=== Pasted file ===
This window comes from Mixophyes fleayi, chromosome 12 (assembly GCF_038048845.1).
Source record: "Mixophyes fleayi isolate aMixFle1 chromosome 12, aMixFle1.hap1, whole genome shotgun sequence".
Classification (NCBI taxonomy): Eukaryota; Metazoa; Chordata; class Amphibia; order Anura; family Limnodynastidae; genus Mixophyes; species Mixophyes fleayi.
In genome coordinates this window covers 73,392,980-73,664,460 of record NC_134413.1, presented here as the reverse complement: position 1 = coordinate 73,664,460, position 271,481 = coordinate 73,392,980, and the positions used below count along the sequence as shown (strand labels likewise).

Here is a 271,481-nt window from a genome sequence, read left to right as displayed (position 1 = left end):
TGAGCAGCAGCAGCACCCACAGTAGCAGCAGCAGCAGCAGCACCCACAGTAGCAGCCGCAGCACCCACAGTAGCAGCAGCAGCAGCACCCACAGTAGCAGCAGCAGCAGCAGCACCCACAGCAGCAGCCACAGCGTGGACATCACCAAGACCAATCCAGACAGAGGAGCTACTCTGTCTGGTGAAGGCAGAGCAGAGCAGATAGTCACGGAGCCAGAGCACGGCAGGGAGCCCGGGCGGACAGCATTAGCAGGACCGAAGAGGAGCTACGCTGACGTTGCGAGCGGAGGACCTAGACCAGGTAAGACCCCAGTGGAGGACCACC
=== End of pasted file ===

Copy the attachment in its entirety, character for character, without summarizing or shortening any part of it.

This window comes from Mixophyes fleayi, chromosome 12 (assembly GCF_038048845.1).
Source record: "Mixophyes fleayi isolate aMixFle1 chromosome 12, aMixFle1.hap1, whole genome shotgun sequence".
Classification (NCBI taxonomy): Eukaryota; Metazoa; Chordata; class Amphibia; order Anura; family Limnodynastidae; genus Mixophyes; species Mixophyes fleayi.
In genome coordinates this window covers 73,392,980-73,664,460 of record NC_134413.1, presented here as the reverse complement: position 1 = coordinate 73,664,460, position 271,481 = coordinate 73,392,980, and the positions used below count along the sequence as shown (strand labels likewise).

Here is a 271,481-nt window from a genome sequence, read left to right as displayed (position 1 = left end):
TGAGCAGCAGCAGCACCCACAGTAGCAGCAGCAGCAGCAGCACCCACAGTAGCAGCCGCAGCACCCACAGTAGCAGCAGCAGCAGCACCCACAGTAGCAGCAGCAGCAGCAGCACCCACAGCAGCAGCCACAGCGTGGACATCACCAAGACCAATCCAGACAGAGGAGCTACTCTGTCTGGTGAAGGCAGAGCAGAGCAGATAGTCACGGAGCCAGAGCACGGCAGGGAGCCCGGGCGGACAGCATTAGCAGGACCGAAGAGGAGCTACGCTGACGTTGCGAGCGGAGGACCTAGACCAGGTAAGACCCCAGTGGAGGACCACC